Peter Wells in New York
The US added fewer new coronavirus cases and deaths during September than the previous month, but signs the Midwest is displacing southern and western states as the hotspot of the pandemic have mounted.
Last month, states confirmed a combined 1.2m new infections, down from about 1.4m in August, according to a Financial Times analysis of the latest data from Covid Tracking Project at the end of September. A further 23,129 fatalities were attributed to the disease during the month, down from 30,101 in August.
As a whole, southern and western states, which bore the brunt of a summer surge in cases, reported fewer new infections in September than the month before, but the reverse was true of the Midwest and northeast regions.
A total of 15 states experienced their biggest monthly increases in new infections during September, compared with three states that reported their largest monthly caseload of the pandemic during August. July was the record, proving the biggest month for 19 states. It should be noted that testing capacity and volumes are now much larger than during early stages of the pandemic.
In a sign of the pandemic’s more rapid spread through the interior of the country, eight of the 15 states that had their biggest monthly jumps in cases during September were in the Midwest. That represents two-thirds of the 12 states that fall under the Census Bureau’s definition of the Midwest.
At the end of September, California, Florida, Illinois, North Carolina, Texas and Wisconsin were the only states that had averaged more than 2,000 new cases a day over the past week, according to an FT analysis of Covid Tracking Project data.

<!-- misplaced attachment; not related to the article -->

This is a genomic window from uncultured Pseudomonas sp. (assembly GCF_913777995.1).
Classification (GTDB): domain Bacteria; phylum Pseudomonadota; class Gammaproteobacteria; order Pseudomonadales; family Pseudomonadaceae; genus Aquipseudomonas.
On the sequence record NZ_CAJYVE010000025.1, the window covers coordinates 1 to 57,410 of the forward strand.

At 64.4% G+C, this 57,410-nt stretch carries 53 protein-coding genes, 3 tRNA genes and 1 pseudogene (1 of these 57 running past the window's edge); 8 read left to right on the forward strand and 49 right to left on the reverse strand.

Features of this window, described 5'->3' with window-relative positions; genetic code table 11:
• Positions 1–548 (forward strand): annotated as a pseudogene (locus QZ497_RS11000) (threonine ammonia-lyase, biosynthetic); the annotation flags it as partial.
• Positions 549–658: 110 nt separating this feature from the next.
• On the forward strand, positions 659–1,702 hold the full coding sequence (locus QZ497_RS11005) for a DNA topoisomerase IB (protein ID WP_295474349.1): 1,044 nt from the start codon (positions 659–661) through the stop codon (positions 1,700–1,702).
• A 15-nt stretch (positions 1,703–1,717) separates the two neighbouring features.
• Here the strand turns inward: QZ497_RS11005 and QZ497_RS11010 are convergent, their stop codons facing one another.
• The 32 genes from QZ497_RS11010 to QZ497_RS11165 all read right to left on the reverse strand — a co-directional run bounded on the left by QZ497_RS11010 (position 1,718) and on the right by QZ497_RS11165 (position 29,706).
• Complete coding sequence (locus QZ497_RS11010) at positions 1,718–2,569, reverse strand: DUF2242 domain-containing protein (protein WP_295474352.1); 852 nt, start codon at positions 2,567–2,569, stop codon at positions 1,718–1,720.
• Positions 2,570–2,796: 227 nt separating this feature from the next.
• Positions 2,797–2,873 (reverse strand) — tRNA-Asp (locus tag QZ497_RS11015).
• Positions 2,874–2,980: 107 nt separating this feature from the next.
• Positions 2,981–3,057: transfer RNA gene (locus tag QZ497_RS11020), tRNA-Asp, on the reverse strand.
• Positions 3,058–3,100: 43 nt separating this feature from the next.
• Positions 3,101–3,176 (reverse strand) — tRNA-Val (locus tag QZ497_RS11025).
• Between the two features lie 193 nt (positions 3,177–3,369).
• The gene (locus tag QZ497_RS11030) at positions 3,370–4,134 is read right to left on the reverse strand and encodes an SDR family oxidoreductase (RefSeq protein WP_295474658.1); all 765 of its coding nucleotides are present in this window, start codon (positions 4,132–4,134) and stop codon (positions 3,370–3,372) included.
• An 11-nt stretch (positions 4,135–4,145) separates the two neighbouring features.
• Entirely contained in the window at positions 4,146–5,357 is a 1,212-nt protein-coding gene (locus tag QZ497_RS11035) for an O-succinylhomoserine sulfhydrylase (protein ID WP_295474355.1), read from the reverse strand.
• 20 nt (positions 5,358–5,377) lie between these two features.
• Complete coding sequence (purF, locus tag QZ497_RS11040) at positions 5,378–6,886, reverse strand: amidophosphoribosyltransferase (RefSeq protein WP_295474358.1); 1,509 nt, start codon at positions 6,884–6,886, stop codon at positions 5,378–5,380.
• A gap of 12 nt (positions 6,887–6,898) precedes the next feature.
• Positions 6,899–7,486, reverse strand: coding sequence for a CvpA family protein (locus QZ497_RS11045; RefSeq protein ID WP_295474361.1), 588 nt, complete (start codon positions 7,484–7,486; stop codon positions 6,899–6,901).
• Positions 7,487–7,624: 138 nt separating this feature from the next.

Montana, North Carolina and the Midwestern states of Kentucky, Minnesota, Nebraska, South Dakota and Wisconsin are those where the seven-day rolling average of new cases was at a record high as of September 30.
Adjusted for population, North Dakota, South Dakota, Wisconsin, Utah and Montana have each averaged more than 30 new cases a day per 100,000 people over the past week.
As of September 30, the Midwest as a whole is now averaging 18.59 new cases per 100,000 people per day compared with 14.53 in the south, 10.16 for western and Pacific states and 6.26 for the northeast region. The Midwest’s population-adjusted case rate has routinely exceeded that of the south since early September, having lagged the latter since the start of June when that area began dealing with its summer surge in cases.
At the end of last month, there were nearly 7,400 people currently in hospitals in the Midwest with coronavirus. That is about 1,500 more than the number in western states and less than half of the number of current hospitalisations in the south, but those two regions experienced an overall decline in hospitalisations during the month.
As a whole, the number of patients hospitalised in the Midwest rose by about 1,300, or 21 per cent, during September. The northeast was the only other region where hospitalisations increased overall, by 457, or 24 per cent.
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